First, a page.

Lindsay Berra

Maddon's Integration Project unites community

Maddon's Integration Project unites community

HAZLETON, Pa. -- It's not a proper party until Bill Murray shows up.

The legendary actor and comedian participated in the clubhouse festivities after the Chicago Cubs won their first World Series in 108 years and was the life of the party on Friday night in Hazleton, where Cubs manager Joe Maddon hosted his annual Hazleton Integration Project fundraiser at Valley Country Club.

"Around the Horn with Joe Maddon and Friends" featured a live and silent auction, along with blackjack, craps and roulette for approximately 350 guests, all of whom all had the pleasure of mingling with both Maddon and Murray.

"We are going to get snow tonight, and it's going to sound very much like Punxsutawney, Pennsylvania," Murray told the crowd, making reference to his 1993 film "Groundhog Day." "I want to thank Joe and all of you for making it possible for me to have a destination journey to Hazleton, Pennsylvania. It's very nice of you to have me here."

I had the pleasure of participating in Maddon's event for the third year in a row, continuing a tradition and a friendship begun by my grandfather, Yogi Berra, years ago. Other special guests included MLB Network Insider and FOX Sports reporter Ken Rosenthal, ESPN's Tim Kurkjian and Peter Gammons, WFAN's Ed Randall and two-time world heavyweight champion boxer Tim Witherspoon.

Murray attends Hazleton event

The event sold out moments after Maddon and the Cubs won the World Series on Nov. 2.

"If people want to come here and talk about the World Series, that's great, and then we can educate them about what we're doing here," Maddon says. "Whatever it takes to get the message out. Winning the World Series is wonderful. I love the game. But this is real life. Our kids are spectacular -- and I promise they can all conjugate a verb better than most of us."

The HIP was founded by Maddon, his wife, Jaye; his cousin Elaine Maddon Curry; and her husband, Bob Curry, in 2011 in an effort to unite the people of many cultures who call Hazleton home.

"When I grew up here in Hazleton, it was primarily a European immigrant community," Maddon says. "We had one black kid, and other than that, there were no minorities. In the mid 2000s, we had a large influx of Hispanics and there became a tremendous disconnect in the community, and we decided we needed to do something about it."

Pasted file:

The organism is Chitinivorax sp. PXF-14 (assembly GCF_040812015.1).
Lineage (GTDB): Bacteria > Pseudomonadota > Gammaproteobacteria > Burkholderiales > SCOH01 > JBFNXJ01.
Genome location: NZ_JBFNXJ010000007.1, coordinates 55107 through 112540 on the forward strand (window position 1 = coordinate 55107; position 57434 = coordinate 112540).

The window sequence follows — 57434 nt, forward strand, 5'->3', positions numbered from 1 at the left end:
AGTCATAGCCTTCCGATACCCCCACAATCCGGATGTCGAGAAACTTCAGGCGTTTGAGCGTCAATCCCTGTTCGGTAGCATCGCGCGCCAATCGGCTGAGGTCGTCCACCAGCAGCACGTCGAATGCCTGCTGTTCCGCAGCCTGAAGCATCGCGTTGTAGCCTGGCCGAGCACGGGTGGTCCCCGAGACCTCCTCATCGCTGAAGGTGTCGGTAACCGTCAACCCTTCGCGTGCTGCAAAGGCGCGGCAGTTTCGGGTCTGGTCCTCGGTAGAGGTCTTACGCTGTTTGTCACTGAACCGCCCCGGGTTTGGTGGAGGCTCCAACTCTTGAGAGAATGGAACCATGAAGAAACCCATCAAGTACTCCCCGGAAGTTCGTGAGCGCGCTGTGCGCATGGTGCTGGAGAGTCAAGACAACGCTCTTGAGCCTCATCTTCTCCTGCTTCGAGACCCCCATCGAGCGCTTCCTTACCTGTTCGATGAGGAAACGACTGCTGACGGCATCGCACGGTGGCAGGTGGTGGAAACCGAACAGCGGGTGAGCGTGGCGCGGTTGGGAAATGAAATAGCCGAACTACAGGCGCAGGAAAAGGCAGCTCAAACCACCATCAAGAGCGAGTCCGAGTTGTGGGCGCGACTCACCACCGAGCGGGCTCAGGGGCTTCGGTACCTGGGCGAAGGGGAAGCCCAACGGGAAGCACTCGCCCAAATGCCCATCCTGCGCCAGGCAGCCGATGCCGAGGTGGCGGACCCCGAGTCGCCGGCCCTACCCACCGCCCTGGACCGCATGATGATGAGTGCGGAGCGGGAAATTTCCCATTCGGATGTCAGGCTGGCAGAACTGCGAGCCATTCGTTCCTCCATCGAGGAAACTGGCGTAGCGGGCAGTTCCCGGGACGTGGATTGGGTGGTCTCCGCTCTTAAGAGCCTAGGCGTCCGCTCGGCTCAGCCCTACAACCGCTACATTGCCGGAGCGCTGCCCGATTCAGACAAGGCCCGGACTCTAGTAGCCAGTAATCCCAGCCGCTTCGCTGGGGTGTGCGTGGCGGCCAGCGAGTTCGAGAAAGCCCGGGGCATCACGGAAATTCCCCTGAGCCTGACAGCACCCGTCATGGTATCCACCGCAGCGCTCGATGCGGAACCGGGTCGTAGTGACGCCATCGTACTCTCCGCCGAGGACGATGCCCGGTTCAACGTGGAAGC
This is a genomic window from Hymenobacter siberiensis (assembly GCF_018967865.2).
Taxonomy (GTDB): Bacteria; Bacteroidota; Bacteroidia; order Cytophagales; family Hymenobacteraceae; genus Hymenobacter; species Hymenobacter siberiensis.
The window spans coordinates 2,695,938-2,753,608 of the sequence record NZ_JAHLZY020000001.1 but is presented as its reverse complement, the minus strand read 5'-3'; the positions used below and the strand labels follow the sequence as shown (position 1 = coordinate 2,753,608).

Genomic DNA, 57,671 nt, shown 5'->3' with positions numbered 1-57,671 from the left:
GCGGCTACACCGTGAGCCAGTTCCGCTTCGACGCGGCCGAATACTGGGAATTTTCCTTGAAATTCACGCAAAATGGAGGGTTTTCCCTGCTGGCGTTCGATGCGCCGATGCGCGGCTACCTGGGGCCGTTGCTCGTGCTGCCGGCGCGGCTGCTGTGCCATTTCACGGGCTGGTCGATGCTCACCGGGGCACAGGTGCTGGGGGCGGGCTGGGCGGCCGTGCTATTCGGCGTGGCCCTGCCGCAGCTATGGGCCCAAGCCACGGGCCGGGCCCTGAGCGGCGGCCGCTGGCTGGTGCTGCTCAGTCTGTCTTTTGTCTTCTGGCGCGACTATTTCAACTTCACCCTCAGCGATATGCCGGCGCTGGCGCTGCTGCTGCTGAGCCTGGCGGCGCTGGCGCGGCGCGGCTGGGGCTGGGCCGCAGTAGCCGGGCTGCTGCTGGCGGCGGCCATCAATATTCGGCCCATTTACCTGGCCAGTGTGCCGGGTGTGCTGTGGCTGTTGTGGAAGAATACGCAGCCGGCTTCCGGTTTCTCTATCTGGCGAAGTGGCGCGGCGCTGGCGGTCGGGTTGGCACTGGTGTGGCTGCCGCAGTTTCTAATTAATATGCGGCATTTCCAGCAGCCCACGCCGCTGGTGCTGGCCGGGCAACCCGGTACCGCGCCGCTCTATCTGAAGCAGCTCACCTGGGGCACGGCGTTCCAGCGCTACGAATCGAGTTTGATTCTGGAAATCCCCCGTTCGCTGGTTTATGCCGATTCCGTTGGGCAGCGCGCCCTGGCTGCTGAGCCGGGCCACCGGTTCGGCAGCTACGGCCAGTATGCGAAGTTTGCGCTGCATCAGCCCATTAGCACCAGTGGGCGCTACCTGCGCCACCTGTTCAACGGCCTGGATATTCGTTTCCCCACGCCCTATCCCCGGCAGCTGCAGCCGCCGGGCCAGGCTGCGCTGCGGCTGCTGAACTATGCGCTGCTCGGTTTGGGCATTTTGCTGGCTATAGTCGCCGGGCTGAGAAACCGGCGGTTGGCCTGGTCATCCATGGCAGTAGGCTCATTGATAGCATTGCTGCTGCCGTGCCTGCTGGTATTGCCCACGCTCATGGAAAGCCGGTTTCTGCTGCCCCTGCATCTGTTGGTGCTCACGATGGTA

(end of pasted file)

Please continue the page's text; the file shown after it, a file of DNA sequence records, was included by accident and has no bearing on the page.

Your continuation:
The main focus of the foundation is the Hazleton One community center, which is housed in a former Catholic school and offers educational, athletic and cultural after-school programs, homework help and hot snacks to local children.

"When you have a community center, you bring the kids in, and our thought was that the parents have to follow," Maddon says. "The kids have no preconceived notions. The kids don't care what color the other kid is or what language he speaks, as long as they can communicate somehow. The parents are the ones with the built-in prejudices and concerns. It's working extremely well culturally, athletically and academically, and we will continue to grow and get better."

This weekend is packed with activities in Hazleton. On Friday afternoon, before the sold-out dinner event, Maddon helped break ground on a new $250,000 playground that will be built at Hazleton One. On Saturday evening, the public was invited to attend a free program at Hazleton One at which Maddon planned to answer questions from children who attend the center. Local government officials, including U.S. representative Lou Barletta, state senator John Yudichak, state representative Tarah Toohil and Hazleton mayor Jeff Cusat, were also scheduled to speak at the event. Finally, on Sunday afternoon, Maddon's annual "Thanksmas" meal will be served to those in need.

Maddon's 'Thanksmas' benefit

Maddon hopes that HIP will become a national model for the integration of diverse communities.

"It's all about creating a positive environment for kids to grow up in," Maddon said. "When I grew up, Hazleton was the best place in the world to grow up, and then it was not. My goal is that kids growing up here will come back 10 years from now and be able to say, 'Man, that was the best place in the world to grow up.'"

Lindsay Berra has covered a variety of sports, from baseball and hockey to tennis and the Olympics, since 1999. She joined in 2013. This story was not subject to the approval of Major League Baseball or its clubs.